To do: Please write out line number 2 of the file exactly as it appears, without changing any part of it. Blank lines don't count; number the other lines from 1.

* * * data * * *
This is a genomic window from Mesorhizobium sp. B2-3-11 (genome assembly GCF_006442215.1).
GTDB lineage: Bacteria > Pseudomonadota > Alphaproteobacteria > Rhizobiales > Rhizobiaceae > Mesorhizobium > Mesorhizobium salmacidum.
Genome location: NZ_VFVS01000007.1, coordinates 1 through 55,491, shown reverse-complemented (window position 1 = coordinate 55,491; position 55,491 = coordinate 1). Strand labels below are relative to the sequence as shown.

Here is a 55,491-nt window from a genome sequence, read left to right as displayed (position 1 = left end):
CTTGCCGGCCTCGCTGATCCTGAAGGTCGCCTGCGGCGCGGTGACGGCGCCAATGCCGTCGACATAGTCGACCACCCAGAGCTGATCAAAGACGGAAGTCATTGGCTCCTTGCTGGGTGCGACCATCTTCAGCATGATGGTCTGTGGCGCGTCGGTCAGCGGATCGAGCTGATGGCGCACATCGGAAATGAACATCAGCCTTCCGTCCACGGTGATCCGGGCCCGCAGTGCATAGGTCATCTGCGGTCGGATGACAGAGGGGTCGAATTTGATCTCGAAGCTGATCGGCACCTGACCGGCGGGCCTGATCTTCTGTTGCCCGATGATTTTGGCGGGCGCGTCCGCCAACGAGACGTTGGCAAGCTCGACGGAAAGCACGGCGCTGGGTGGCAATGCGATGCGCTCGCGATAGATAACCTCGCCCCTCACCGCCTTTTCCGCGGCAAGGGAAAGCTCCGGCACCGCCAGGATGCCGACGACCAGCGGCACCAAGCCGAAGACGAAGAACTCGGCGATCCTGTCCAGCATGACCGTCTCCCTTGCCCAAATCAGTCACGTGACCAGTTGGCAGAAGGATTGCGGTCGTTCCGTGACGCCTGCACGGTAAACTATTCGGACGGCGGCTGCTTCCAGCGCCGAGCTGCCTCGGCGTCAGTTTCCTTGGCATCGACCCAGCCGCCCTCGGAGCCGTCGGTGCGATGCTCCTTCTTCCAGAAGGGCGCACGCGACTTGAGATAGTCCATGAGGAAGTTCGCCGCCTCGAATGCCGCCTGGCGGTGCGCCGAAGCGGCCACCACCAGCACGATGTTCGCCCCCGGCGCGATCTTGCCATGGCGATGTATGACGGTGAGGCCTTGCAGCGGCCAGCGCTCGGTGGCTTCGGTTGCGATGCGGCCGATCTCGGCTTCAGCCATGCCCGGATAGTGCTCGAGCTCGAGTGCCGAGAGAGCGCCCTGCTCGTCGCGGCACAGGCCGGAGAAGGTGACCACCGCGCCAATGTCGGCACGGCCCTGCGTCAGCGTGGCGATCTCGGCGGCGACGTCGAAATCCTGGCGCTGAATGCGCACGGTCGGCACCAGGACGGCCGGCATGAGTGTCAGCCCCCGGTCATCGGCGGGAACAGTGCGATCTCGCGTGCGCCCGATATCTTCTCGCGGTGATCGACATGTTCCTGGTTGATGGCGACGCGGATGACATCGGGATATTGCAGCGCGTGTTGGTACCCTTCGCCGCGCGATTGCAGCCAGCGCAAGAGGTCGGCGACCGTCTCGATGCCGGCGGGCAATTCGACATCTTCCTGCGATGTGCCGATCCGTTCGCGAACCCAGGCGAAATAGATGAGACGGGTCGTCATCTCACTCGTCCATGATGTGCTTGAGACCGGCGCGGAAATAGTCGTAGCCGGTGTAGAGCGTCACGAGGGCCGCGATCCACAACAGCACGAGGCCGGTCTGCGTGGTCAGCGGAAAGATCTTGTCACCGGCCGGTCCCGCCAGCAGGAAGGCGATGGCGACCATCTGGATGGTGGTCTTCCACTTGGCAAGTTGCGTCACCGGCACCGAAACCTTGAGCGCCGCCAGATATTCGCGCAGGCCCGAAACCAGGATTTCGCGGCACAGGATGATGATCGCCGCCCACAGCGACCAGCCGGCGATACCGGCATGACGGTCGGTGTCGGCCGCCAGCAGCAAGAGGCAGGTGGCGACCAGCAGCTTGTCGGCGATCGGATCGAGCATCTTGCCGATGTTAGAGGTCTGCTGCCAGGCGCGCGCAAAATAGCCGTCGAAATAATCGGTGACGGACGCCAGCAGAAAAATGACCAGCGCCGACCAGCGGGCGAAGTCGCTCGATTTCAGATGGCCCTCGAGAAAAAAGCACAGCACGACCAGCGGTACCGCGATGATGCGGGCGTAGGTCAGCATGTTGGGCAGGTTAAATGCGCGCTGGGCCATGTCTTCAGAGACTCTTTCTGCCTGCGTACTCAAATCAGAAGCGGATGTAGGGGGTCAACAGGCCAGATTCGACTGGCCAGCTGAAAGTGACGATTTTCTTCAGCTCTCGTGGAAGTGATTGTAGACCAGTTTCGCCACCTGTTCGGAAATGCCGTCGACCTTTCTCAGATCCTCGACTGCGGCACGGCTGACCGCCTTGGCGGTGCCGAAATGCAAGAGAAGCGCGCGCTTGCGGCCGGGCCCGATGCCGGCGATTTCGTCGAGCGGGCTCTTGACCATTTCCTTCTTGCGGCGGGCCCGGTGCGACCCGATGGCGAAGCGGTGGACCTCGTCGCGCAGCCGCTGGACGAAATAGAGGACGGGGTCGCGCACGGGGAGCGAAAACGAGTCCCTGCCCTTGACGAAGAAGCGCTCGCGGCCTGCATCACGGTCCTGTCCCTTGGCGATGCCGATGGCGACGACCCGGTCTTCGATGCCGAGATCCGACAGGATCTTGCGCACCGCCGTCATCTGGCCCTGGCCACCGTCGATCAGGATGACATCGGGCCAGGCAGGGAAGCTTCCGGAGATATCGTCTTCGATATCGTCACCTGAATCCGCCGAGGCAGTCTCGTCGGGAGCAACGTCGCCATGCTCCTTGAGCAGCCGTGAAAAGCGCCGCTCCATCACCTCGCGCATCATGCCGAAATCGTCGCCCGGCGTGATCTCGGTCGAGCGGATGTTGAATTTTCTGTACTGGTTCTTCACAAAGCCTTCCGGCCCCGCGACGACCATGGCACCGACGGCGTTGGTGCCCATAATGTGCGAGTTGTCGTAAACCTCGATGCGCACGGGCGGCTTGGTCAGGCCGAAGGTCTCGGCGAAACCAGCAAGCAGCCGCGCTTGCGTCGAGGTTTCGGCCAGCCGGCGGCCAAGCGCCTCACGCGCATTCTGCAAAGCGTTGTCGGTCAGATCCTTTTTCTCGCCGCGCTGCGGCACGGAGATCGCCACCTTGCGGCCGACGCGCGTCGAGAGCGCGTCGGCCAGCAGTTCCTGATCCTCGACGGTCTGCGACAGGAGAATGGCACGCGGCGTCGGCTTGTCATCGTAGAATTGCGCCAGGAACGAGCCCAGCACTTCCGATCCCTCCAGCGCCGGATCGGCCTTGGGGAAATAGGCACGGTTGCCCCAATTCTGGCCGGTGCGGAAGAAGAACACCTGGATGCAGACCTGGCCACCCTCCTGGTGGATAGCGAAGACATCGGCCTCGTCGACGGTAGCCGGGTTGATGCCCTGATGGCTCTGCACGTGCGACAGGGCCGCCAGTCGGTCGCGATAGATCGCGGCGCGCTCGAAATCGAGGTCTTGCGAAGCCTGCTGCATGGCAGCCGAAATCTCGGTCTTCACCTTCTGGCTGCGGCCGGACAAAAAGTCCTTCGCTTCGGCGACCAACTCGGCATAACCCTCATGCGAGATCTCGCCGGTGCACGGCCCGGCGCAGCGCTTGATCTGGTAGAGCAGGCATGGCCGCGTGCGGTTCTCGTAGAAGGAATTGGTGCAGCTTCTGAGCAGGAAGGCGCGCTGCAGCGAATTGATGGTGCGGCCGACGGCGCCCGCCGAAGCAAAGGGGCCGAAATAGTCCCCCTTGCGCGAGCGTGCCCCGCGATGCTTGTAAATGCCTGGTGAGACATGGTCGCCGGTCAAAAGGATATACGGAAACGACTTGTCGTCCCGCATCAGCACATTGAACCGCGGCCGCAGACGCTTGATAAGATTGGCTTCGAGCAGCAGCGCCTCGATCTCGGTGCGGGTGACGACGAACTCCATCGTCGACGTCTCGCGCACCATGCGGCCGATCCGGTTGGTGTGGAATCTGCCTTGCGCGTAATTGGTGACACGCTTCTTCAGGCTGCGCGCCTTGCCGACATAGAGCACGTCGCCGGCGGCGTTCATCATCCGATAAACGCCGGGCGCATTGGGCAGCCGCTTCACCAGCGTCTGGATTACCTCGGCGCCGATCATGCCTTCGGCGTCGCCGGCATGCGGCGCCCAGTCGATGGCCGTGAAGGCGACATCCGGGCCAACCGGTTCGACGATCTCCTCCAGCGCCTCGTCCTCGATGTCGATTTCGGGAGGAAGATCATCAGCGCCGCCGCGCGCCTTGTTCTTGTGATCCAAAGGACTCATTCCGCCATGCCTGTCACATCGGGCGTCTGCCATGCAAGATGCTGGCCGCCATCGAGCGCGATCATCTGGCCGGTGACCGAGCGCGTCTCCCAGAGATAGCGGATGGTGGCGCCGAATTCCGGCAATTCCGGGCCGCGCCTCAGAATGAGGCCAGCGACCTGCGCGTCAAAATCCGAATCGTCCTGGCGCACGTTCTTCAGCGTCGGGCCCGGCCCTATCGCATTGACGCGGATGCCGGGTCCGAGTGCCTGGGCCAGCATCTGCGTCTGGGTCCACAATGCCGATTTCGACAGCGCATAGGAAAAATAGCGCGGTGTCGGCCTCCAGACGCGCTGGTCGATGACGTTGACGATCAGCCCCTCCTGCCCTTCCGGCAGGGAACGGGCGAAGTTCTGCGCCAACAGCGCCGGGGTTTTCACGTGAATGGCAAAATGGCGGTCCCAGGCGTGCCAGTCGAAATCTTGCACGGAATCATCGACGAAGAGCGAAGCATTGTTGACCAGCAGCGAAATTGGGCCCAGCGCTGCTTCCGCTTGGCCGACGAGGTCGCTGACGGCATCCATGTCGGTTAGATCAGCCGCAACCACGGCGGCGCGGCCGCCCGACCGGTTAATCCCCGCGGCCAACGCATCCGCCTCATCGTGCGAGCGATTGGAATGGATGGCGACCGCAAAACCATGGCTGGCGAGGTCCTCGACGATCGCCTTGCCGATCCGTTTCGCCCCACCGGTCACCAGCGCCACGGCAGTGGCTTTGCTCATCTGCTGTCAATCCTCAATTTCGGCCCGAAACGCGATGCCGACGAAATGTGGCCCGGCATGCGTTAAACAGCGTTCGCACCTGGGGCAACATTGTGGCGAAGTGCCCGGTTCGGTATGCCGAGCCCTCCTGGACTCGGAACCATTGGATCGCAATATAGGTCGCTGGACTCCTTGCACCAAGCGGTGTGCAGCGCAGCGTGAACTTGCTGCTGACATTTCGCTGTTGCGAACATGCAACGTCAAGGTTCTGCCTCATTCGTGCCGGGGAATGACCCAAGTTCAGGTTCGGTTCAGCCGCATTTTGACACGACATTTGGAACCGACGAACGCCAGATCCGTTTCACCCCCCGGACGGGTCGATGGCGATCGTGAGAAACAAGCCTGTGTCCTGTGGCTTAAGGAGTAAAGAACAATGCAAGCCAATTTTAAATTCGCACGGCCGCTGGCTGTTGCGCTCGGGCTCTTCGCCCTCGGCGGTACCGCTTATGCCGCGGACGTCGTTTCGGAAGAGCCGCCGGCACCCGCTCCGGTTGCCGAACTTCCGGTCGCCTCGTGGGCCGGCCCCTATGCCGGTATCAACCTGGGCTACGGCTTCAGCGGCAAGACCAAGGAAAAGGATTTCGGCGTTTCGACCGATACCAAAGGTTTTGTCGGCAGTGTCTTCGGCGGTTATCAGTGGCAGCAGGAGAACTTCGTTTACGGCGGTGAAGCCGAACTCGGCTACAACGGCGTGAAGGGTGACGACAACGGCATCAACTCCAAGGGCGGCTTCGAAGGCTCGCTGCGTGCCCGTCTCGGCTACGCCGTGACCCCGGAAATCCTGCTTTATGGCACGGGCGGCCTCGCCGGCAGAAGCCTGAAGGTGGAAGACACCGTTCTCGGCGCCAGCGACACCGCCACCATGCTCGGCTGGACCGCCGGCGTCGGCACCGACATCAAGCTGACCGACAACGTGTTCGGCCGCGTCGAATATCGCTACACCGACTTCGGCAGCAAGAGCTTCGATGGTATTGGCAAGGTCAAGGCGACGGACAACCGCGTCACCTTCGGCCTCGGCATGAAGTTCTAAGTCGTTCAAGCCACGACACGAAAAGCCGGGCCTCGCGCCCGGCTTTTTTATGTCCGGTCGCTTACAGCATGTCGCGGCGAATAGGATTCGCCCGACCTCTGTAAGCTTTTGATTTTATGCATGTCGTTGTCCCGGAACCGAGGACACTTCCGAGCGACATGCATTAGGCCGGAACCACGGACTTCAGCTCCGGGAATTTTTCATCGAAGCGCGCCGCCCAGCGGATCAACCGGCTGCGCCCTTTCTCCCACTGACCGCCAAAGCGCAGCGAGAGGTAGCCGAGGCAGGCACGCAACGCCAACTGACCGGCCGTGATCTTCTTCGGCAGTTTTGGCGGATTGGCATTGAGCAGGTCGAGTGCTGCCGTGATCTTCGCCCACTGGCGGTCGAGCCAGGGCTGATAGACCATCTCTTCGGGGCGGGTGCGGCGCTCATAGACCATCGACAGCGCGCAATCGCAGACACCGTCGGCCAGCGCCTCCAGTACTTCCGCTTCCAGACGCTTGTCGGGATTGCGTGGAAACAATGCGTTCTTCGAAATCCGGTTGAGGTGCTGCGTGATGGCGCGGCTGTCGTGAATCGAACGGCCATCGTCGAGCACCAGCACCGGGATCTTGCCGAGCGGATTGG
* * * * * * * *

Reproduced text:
GTDB lineage: Bacteria > Pseudomonadota > Alphaproteobacteria > Rhizobiales > Rhizobiaceae > Mesorhizobium > Mesorhizobium salmacidum.